Tools for Talking When Stakes are High discusses how to handle disagreements and high-stakes communication.
From this directive, four assessment initiatives were developed. Two of these - writing and critical thinking - are familiar concepts to most educators. Two others - information technology literacy and quantitative reasoning - may be relatively new concepts, or at least relatively new terminologies.
The May,Dialogue Issue No. In this issue, an overview of quantitative reasoning will be presented. Often, quantitative reasoning QR is assumed to be synonymous with mathematics, and, indeed, the two are inextricably linked.
Yet there are differences, one of which is that while mathematics is primarily a discipline, QR is a skill, one with practical applications. A mathematician might take joy in abstraction, but the well-educated citizen can apply QR skills to daily contexts: Moreover, while mathematics is often exclusive, frequently with a language of its own, QR is inclusive, its language plain and everyday.
In our information-rich - some might say information-overloaded - society, QR skills are especially important. We may no longer need to perform quantitative calculations by hand, but we do need to interpret them and judge their accuracy.
Few people are trained to work with complex mathematical concepts, but all educated citizens should be able to understand mathematics well enough to develop informed opinions about quantitative concepts.
To illustrate the point, here are some test questions taken from a freshman Quantitative Reasoning Study Packet at Wellesley College. Answering them requires quantitative skills that most educators would agree all educated citizens should possess.
They also estimate that the party-goers left behind 40 tons of garbage.
Given that a ton equals 2, pounds, how many pounds of garbage did the average party-goer leave behind? Assume that the investment would increase by the same proportion. Did the number of injured skaters almost double, almost triple, or more than triple? QR is a state-mandated accountability measure While arguably not the most important reason to address QR as a component of a complete education, it is one of four state-mandated student learning outcomes.
As mentioned, writing, critical thinking, and information technological literacy are the others. Western Washington University is leading the state effort in developing an assessment of student learning in quantitative reasoning. We will be developing a plan for assessing QR on our campus and will provide a progress report to the Higher Education Coordinating Board later this year.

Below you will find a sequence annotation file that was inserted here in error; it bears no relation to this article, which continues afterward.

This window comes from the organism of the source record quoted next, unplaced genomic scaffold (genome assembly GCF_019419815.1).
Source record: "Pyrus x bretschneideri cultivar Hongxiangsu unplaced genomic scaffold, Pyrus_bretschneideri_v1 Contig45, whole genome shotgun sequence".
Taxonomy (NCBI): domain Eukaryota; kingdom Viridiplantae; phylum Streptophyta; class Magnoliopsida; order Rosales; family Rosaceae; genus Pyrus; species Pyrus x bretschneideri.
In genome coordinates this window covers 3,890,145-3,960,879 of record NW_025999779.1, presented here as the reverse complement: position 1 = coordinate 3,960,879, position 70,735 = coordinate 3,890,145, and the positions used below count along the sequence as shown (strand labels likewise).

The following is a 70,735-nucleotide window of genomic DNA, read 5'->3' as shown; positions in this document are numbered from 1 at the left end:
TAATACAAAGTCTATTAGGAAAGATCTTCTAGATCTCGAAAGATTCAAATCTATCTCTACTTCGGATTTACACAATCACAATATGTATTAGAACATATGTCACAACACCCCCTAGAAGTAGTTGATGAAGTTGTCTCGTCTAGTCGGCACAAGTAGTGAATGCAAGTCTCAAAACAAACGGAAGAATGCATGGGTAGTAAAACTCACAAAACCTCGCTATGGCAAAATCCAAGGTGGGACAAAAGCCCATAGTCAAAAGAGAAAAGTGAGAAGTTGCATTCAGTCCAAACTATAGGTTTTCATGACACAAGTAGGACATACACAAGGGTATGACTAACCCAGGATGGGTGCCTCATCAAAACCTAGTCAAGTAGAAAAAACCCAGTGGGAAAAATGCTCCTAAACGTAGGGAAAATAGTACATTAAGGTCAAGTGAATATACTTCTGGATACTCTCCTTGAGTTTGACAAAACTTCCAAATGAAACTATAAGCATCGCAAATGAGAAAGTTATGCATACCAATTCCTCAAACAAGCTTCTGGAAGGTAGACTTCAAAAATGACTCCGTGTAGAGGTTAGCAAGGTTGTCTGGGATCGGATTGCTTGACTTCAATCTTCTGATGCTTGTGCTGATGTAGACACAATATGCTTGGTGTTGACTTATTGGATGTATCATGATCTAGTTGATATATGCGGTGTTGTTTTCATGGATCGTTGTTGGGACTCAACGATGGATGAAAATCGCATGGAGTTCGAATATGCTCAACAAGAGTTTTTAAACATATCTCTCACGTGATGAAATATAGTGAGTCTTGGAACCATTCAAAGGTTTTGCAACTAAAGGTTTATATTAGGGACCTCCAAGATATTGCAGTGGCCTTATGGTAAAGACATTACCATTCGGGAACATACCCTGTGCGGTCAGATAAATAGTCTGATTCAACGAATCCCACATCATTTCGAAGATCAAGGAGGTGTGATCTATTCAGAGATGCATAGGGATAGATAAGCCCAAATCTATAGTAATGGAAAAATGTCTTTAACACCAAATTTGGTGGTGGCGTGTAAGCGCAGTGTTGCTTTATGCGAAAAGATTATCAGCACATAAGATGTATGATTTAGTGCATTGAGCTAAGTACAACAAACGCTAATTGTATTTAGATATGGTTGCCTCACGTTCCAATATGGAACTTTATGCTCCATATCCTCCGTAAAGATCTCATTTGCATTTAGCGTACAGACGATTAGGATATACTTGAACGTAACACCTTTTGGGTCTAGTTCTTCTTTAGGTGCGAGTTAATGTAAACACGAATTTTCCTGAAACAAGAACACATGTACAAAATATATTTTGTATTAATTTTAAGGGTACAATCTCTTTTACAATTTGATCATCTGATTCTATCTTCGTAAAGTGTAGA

QR is a student learning outcome For most educators the more important reason to assess QR is that in order to become educated citizens students should graduate from college with some level of competence in quantitative reasoning.
Many students do not learn sophisticated math skills, but all should be able to use simple math tools to reason - to understand, interpret, critique, debunk, challenge, explicate, and draw conclusions.This content was STOLEN from urbanagricultureinitiative.com - View the original, and get the already-completed solution here!
Define the concepts/skill of dialogue. Learn more about professionalism - what it is, why you need it, and how to develop it for career success. Learn more about professionalism - what it is, why you need it, and how to develop it for career success.
these attributes identify and define a professional. So, what are these attributes? Specialized Knowledge. Skill Level: Understand the Concepts Jasper Johns chose to paint his image of the American flag to express a) his proclivity for things seen but not examined.
b) his own patriotism during the McCarthy era. Dialogue and Resistance to Change. Define the concepts/skill of dialogue. Identify its importance to change leadership and achieving shared understanding. Cross-cultural definition, combining, pertaining to, or contrasting two or more cultures or cultural groups: cross-cultural studies; cross-cultural communication.
See more. INSTRUCTIONAL STRATEGIES Since the inception of formal, classroom-based instruction, a fundamental aspect of teaching has been the way teachers arrange the classroom environment so students can interact and learn.
The instructional strategies teachers use help shape learning environments and represent professional conceptions of learning and of the learner.